In the "Hit List" from the Academy of Interactive Arts & Sciences, the video game industry's top talents describe their current gaming addictions, their most anticipated releases and more. This week: David Polfeldt, Managing Director of Ubisoft's Massive Entertainment.

David Polfeldt has a Masters Degree in Fine Arts. He started his career as a writer and illustrator of obscure and hopelessly un-commercial comic books. After a few years as a poor artist, David's childhood interest in designing and making board games with his older brother proved to be an excellent entry point into the games industry. From humble beginnings with web based games and multimedia projects, David eventually founded a small studio which he operated as a Managing Director until he was recruited by Massive Entertainment's founder who needed a guy to "fix everything". Since joining Massive in 2005, David has been deeply involved in all the projects the studio has released: World In Conflict, Assassins Creed Revelations, Far Cry 3 and the newly announced The Division.

At his upcoming D.I.C.E. Europe talk David will be speaking on "Swedish Dev Culture." After the enormously successful announcement of Tom Clancy's The Division at E3 this year, David was asked by several journalists why there are so many good Swedish game studios. He decided to explore if there is any truth behind the statement, and if Swedish developers have anything in common.


What games are you playing right now?

I just finished Metro: Last Light and I spent a bit of time with Ni No Kuni. But for the major part of summer I went back to playing Diablo III. It's interesting to see how they have been tweaking the game with all the patches, and how they have addressed some of the feedback.

I always play lots of games, but at the moment – to be honest - I am a bit frustrated because I don't have a new game that I can obsess about. I still love getting immersed and fully lost in a game universe: to have that constant urge for the next play-session. I am always happy when there is a game that captures my interest like that.

What future release are you most looking forward to?

GTA5! I am sooo looking forward to it! And Ubisoft has a strong Fall coming up, with Assassins, Splinter and Watch Dogs. But besides that, well, we are in a slow period now aren't we? So what I am really looking forward to is the entire next generation of consoles with all the major titles that will follow. I don't think I have ever been as excited by a console generation as this next one! Destiny looks awesome, The Witcher too. In fact, practically everything next-gen is exciting me at the moment. I am convinced that we will see a new golden era of games.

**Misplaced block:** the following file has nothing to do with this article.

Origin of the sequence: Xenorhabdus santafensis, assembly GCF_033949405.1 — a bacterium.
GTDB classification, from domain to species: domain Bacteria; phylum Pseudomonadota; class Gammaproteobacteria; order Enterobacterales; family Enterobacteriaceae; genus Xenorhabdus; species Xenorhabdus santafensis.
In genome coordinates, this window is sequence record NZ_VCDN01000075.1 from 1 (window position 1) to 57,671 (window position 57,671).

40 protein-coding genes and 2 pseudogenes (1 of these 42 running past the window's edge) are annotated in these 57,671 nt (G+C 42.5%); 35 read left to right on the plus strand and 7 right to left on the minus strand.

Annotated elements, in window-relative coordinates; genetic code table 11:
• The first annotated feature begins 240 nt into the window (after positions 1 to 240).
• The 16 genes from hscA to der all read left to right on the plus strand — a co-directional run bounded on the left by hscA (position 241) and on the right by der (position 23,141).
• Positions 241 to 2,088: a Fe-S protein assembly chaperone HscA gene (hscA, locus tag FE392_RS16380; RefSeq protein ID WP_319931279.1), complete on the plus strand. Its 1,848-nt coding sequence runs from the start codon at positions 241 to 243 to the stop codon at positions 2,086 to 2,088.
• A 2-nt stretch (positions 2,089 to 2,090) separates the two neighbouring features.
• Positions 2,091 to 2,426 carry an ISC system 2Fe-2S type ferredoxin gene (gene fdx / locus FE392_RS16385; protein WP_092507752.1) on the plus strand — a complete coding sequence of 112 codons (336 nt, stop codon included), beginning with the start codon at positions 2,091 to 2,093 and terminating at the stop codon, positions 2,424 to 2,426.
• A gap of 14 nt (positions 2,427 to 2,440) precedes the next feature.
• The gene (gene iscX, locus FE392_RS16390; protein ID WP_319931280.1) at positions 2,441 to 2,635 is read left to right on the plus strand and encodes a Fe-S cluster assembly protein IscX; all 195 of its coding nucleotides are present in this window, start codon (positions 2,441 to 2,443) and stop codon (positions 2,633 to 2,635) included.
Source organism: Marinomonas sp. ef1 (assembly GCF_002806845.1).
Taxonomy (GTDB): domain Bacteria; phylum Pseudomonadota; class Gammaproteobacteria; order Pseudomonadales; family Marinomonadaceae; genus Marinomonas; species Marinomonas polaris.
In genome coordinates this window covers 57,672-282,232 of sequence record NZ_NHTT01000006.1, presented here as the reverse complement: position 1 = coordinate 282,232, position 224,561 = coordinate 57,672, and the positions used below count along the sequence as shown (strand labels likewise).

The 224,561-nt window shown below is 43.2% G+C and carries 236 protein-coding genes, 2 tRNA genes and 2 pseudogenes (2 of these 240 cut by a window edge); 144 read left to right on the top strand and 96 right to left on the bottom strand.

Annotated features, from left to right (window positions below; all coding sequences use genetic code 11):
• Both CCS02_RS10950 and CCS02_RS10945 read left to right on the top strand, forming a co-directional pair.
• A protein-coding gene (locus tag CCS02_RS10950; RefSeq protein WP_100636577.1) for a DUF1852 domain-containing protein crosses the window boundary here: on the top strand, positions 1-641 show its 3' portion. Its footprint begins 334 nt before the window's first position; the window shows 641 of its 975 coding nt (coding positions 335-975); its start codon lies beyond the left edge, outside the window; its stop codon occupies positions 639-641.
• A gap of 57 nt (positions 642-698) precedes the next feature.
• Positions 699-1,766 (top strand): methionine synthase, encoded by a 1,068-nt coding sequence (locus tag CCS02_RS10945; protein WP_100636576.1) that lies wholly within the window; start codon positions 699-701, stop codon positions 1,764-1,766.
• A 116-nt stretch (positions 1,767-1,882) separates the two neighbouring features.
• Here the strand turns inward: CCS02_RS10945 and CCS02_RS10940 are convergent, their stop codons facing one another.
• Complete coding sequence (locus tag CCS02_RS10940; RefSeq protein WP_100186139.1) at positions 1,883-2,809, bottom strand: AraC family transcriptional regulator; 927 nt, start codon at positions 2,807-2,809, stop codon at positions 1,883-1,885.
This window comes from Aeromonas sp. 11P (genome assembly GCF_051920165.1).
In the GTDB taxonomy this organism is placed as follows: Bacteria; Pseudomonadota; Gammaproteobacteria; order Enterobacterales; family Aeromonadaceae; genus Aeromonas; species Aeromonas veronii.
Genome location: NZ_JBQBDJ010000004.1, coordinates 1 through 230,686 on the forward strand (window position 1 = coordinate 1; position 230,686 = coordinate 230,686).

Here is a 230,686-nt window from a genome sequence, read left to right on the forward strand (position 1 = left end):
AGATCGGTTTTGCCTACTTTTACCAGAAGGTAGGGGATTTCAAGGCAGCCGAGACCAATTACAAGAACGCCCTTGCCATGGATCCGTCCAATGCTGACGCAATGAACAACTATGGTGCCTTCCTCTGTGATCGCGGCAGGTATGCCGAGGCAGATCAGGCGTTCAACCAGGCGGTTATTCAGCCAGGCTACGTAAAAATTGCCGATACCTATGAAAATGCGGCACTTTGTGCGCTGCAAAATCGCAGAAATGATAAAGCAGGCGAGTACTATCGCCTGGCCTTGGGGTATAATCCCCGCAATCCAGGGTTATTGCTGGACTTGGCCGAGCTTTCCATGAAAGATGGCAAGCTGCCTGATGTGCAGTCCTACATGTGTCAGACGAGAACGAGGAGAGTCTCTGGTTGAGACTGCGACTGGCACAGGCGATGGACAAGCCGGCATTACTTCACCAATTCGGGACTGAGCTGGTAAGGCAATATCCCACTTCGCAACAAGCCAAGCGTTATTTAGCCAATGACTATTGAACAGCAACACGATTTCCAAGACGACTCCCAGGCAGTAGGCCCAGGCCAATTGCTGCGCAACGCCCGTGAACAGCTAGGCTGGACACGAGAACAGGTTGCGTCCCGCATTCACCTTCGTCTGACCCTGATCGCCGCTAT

A little bit further away from the mainstream, I am actually looking forward to Sniper Elite III. I like slow and punishing games like that - games where a gain of 7 meters in two hours feels like a massive achievement.

But if there is one game I would ultimately die to get my hands on it's Ueda's The Last Guardian. I hope it is still in development somewhere, but I have no insight into the development situation. Fingers crossed, though.

What about a niche title that impressed you with its sheer innovation or fun factor?

There has been plenty of games in my life that opened my eyes or made me want to stand up and applaud the team behind it, niche or not. Like the first Alien vs. Predator, the old legendary Marathon games by Bungie, WoW, Journey, Rainbow Six Vegas, Max Payne, Dead Space 1, Skyrim, Minecraft, and many, many others. But the one title that totally floored me and from which I still haven't recovered fully is still a bit niche. I am thinking about Ico (and its "sequel" Shadow of the Colossus). I absolutely adore everything about Ico: the gameplay, the setting, the art style, the narrative techniques, the symbolism, the absence of unnecessary violence, and I particularly enjoy the fact that you have to physically "hold" Yorda's hand throughout the entire game ... Wow, yeah. It's a masterpiece! It shows that video games have the potential to be so much more than instant gratification (although there's nothing wrong with that sometimes).

What literature has had the biggest impact on your creative process?